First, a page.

Because It’s Not the End of the World

The tea spilled in the plastic bag as I rode back home. I wonder why it’s brown, “Oh it was mocha, not matcha tea!”

It was supposedly tea. I told them matcha (not mocha, whatever). The cashier even confirmed it was matcha tea before I made the order. How come they made that mistake?

Crap. I went back to the coffee shop for justice.

My expectations were either: (1) the supervisor would berate the employee, which usually happens when an employee made mistakes, or (2) the cashier would cover her mistake and blame me instead.

Bad things will happen?

I’m ready. Here we go.

(Entering the coffee shop….)

Not the end of the world coffee shop

“We’re very sorry sir.” The cashier apologized. She’s obviously embarrassed, yet very sincere. She promised they’d get my tea and assured that everything will be fine.

The cashier relayed the bad news to the rest of the staff and one of them jested, “it was matcha, not mocha!” Then followed by a giggle, then another giggle, and everyone was joking and laughing.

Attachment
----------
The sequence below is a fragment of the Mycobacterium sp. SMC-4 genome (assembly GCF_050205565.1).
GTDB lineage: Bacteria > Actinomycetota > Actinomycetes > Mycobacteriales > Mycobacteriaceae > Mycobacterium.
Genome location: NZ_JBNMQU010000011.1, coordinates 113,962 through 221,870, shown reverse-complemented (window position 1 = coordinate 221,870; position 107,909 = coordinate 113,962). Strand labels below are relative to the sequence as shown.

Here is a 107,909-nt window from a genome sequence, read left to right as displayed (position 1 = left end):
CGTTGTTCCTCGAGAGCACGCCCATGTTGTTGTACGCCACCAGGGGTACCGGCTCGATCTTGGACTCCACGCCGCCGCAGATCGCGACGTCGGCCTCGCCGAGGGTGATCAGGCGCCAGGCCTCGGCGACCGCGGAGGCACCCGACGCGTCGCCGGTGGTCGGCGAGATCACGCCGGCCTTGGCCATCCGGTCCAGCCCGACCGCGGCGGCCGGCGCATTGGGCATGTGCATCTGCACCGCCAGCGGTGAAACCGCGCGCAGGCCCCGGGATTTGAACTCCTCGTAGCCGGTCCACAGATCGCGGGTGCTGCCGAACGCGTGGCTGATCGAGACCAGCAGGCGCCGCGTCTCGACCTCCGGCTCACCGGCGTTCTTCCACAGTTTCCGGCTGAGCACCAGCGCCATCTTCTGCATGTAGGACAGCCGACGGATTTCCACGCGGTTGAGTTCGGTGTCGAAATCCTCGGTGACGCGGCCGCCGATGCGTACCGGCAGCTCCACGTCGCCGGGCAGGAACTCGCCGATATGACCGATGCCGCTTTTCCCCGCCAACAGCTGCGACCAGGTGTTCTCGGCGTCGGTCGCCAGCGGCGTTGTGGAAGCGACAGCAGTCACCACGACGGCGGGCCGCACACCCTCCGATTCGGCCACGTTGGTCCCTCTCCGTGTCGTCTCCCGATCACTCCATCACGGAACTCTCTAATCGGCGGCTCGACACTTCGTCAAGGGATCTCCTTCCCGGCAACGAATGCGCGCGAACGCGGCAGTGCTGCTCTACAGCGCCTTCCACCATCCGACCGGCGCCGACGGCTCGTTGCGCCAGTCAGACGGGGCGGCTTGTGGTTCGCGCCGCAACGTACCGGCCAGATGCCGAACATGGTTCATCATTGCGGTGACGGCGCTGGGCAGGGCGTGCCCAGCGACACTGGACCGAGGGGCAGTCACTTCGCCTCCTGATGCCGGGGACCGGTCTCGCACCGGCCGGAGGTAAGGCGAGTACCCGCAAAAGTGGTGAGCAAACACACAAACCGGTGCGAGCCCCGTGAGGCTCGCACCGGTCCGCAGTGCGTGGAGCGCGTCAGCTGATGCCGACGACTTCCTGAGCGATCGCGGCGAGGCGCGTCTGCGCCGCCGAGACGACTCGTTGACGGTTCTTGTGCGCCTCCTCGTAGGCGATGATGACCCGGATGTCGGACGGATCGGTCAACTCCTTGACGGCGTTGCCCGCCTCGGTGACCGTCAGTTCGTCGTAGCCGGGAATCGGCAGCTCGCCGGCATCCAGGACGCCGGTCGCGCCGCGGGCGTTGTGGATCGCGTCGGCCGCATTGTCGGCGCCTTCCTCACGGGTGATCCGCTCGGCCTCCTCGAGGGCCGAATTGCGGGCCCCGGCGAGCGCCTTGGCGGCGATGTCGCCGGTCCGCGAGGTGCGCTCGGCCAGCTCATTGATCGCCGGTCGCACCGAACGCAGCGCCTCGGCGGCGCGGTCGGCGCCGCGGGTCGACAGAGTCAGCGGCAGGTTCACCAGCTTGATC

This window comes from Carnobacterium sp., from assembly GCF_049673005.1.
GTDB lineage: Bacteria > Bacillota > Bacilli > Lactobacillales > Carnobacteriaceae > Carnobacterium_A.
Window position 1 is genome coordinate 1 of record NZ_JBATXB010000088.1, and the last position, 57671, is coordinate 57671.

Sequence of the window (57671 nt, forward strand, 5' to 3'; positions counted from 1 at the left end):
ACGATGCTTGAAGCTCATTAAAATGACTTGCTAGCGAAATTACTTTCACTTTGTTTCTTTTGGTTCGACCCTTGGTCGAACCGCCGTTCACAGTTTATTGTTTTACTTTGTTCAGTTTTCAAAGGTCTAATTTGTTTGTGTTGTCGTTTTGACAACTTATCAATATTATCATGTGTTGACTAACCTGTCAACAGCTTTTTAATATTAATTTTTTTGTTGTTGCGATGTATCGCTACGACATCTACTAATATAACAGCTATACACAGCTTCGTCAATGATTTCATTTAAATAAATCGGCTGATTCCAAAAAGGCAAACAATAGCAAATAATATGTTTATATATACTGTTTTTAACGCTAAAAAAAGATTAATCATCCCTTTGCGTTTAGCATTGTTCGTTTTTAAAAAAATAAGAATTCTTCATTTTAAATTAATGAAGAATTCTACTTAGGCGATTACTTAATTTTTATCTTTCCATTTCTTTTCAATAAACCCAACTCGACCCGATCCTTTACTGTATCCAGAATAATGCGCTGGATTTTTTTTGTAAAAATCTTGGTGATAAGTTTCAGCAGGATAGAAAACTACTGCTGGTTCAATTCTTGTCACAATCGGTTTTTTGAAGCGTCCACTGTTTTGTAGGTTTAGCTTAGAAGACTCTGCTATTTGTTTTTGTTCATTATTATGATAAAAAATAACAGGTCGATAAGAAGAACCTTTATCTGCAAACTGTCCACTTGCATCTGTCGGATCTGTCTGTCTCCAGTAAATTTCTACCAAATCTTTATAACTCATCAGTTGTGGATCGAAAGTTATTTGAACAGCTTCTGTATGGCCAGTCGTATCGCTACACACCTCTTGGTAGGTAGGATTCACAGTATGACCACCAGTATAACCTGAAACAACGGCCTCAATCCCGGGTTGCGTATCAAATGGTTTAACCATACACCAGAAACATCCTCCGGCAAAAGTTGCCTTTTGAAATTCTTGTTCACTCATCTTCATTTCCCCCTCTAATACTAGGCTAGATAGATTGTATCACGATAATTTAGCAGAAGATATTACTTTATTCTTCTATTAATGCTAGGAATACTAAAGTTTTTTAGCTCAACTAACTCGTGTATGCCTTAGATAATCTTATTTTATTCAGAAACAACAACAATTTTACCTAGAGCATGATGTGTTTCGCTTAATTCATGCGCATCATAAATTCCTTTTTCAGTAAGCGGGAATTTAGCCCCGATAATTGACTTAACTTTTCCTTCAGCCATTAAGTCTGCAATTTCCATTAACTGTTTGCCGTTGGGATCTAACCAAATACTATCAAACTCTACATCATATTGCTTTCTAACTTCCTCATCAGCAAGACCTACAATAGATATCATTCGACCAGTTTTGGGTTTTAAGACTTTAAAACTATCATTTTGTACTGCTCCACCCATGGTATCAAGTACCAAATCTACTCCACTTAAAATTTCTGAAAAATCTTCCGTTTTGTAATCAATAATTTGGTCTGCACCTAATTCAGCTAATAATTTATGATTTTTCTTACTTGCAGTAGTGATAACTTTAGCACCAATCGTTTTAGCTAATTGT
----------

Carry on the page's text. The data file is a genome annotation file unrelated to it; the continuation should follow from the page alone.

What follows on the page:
I didn’t expect that.


Often we rage on minor mistakes, like when our employee fail to submit a report or when the waiter gave us the wrong food.

But if we try to pause for a second and zoom out, hey what’s the rage for? That’s just someone’s mistake. It’s not the end of the world.

Give someone a chance to correct their mistakes and learn.

Because what already happened can never be changed.

But we can — and always can — correct our mistakes and better our present.

Again, respond not react.

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Jade Panugan

Some interesting questions about life and human behavior: What if there's no money? Why we often feel the urge to prove that we're right and others are wrong? Why we react to things beyond our control? Why we hate? Why it's hard to be content? I don't have all the answers, do you? Let's chat.